At Interim Legal, we benefit from speaking with professionals in the Swiss legal services industry. Given our focus on supporting in-house legal departments to become more flexible and efficient in the solving of legal work, we tend to speak with legal professionals who either already have this experience or are seeking to partner with professionals in this area.
Our conversations have revealed the following skills and experiences are important for in-house legal professionals to succeed in 2021:
1. Independent Legal Judgement
This skill can encompass a combination of traits and areas of expertise. Generally defined, it is the ability to offer competent and commercially aware legal analysis under pressure and often when acting as the sole voice representing the company’s legal interests. Here are some of the characteristics and abilities defining this skill:
a. Legal Competency: Legal experience in a specific area of practice and the ability to competently assess issues within an assigned remit is the basis upon which all in-house legal counsel are measured. Increasingly, competency in law is but one of the skills in-house legal counsel need to possess.
b. Integrity: This is the trait we hear about the most about when speaking about the importance of independent legal judgement for in-house legal professionals. Individuals possessing this characteristic are able to accurately apply legal analysis to an issue against the pressures of business or competing interests. It also defines the ability to be independent and solidifies the in-house profession as the steward of risk management.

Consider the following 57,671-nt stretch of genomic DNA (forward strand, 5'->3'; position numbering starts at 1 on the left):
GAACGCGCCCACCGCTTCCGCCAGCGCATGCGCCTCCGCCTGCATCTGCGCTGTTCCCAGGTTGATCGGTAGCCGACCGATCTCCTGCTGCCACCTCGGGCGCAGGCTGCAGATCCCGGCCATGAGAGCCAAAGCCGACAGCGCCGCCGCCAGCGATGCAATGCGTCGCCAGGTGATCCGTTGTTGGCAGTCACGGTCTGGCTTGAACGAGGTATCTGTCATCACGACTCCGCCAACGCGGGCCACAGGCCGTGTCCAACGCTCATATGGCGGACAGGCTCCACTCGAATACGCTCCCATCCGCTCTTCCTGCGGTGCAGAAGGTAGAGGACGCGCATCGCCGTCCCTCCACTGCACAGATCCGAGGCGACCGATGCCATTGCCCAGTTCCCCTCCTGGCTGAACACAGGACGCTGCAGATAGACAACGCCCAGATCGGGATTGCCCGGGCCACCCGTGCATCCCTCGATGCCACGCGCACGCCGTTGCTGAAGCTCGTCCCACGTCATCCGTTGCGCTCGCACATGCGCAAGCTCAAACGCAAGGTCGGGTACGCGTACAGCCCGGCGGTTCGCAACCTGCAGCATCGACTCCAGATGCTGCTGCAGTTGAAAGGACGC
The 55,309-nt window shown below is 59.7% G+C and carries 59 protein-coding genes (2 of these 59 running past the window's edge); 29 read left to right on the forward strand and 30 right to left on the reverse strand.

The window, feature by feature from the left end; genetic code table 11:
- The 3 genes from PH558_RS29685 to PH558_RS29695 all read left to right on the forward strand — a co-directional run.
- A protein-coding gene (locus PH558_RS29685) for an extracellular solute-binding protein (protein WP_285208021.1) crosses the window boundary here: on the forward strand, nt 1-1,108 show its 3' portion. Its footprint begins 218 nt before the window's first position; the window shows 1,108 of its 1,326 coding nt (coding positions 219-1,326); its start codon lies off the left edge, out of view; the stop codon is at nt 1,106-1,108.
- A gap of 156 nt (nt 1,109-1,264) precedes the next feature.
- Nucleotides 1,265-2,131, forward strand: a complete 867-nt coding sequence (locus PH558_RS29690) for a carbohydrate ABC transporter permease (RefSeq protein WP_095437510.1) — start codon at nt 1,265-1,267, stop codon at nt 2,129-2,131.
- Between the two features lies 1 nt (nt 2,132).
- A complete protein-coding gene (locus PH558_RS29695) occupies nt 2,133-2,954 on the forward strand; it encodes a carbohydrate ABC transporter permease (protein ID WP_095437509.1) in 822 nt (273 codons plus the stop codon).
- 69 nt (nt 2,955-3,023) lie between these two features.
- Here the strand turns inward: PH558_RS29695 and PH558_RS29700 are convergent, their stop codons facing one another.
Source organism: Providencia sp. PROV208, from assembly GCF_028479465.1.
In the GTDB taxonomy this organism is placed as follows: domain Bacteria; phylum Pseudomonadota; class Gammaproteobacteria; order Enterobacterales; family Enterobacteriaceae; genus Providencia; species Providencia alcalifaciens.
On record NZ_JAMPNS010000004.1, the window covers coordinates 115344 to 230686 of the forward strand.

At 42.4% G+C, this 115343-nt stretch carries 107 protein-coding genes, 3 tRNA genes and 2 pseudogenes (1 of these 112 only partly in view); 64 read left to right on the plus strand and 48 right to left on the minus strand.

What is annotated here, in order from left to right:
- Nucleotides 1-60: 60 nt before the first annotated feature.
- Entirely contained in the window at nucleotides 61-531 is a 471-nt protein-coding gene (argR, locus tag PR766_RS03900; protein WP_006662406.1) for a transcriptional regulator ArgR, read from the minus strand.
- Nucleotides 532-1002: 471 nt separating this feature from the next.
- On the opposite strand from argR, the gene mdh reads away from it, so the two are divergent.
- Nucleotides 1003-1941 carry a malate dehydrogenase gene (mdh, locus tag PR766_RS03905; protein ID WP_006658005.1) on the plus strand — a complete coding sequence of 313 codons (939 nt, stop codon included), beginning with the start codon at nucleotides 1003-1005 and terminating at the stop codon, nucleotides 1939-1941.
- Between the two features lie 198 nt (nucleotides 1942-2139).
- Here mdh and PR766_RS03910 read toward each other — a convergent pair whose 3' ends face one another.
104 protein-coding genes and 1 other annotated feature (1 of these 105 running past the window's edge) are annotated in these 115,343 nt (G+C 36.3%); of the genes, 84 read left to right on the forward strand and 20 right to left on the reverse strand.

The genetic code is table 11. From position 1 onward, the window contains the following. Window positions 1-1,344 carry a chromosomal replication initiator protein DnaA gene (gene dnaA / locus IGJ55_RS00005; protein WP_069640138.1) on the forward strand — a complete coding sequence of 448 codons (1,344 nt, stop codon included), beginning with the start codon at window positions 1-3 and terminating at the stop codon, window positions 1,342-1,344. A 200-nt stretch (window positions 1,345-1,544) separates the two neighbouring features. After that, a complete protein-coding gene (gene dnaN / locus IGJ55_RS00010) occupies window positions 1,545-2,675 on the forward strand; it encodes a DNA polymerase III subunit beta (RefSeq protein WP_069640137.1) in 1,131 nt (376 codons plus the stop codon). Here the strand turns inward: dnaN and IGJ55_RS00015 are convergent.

c. Commercial Awareness: An ability to understand the particular needs of a business to effectively tailor legal advice. This skill requires an awareness of the underlying business processes and values, and how the legal advice may affect the business in meeting its goals.
2. Proactive and Open Communication
The ability to foster proactive and open communication is an important part of in-house legal counsel’s toolkit. This approach enables stakeholders both inside and outside of legal to share information pertinent to the legal decision-making process. It also establishes trust and allows for greater collaboration within the organization, thereby integrating the legal department with all areas of the business. A simple first step in representing this skill is to break down complex legal advice into language that can be understood by non-legal personnel.
3. Interdepartmental Collaboration
Many success stories in-house legal counsel shared with us in achieving greater efficiency came from a willingness to collaborate with other departments within the business. For example, the application of processes and technology from other departments often improved legal operations and led to innovation. Furthermore, an open-minded approach broke down silos and enabled greater collaboration between legal and the business.
As the profession of in-house counsel goes through greater disruption and transition, a change in mindset to adapt via an openness to technology and process-driven approach becomes increasingly important.